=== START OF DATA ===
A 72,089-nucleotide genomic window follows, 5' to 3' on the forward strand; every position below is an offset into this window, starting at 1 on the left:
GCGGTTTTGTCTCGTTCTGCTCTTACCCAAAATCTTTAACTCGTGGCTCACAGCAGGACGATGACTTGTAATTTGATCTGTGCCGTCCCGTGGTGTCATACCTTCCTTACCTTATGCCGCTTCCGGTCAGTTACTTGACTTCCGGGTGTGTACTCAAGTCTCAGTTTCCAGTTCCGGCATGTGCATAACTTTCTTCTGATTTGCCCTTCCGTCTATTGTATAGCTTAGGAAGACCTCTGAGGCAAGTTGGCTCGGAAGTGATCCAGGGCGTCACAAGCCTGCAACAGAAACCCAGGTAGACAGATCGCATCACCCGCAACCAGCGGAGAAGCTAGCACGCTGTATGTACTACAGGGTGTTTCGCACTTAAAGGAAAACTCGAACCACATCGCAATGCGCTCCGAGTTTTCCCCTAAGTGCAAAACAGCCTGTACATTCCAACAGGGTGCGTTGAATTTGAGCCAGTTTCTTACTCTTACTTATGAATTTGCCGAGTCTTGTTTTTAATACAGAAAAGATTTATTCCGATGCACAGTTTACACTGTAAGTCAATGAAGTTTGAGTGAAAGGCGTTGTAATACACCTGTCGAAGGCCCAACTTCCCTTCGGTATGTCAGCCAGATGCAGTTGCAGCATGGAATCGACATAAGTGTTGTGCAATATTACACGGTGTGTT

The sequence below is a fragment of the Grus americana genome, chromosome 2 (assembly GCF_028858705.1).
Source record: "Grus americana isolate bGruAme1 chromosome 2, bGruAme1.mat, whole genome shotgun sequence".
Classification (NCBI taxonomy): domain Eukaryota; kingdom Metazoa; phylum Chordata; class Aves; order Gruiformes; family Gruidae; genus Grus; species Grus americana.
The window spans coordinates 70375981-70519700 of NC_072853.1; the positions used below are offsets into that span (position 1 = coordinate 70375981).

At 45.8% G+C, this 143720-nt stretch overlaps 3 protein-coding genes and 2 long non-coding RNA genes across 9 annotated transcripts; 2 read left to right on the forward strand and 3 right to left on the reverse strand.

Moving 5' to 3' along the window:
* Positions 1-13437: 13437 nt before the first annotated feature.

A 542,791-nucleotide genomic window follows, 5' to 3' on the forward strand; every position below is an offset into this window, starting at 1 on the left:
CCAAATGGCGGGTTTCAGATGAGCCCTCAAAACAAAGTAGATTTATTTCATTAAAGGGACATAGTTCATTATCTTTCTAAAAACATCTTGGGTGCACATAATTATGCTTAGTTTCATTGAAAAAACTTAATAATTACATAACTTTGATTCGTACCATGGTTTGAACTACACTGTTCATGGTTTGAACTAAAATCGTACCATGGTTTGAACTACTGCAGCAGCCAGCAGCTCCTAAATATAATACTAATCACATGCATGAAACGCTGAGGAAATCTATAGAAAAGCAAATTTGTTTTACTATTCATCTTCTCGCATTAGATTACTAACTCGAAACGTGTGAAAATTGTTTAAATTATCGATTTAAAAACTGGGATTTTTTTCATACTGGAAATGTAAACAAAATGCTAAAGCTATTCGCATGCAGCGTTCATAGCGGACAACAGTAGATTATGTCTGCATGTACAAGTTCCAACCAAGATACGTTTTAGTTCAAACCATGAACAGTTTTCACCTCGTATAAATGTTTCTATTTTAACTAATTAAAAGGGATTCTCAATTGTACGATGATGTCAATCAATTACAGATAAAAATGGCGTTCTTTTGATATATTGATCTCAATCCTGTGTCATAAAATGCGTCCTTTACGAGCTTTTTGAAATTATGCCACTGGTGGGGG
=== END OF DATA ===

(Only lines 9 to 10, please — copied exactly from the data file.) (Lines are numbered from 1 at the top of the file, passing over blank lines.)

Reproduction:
* Positions 1-13437: 13437 nt before the first annotated feature.

A 542,791-nucleotide genomic window follows, 5' to 3' on the forward strand; every position below is an offset into this window, starting at 1 on the left: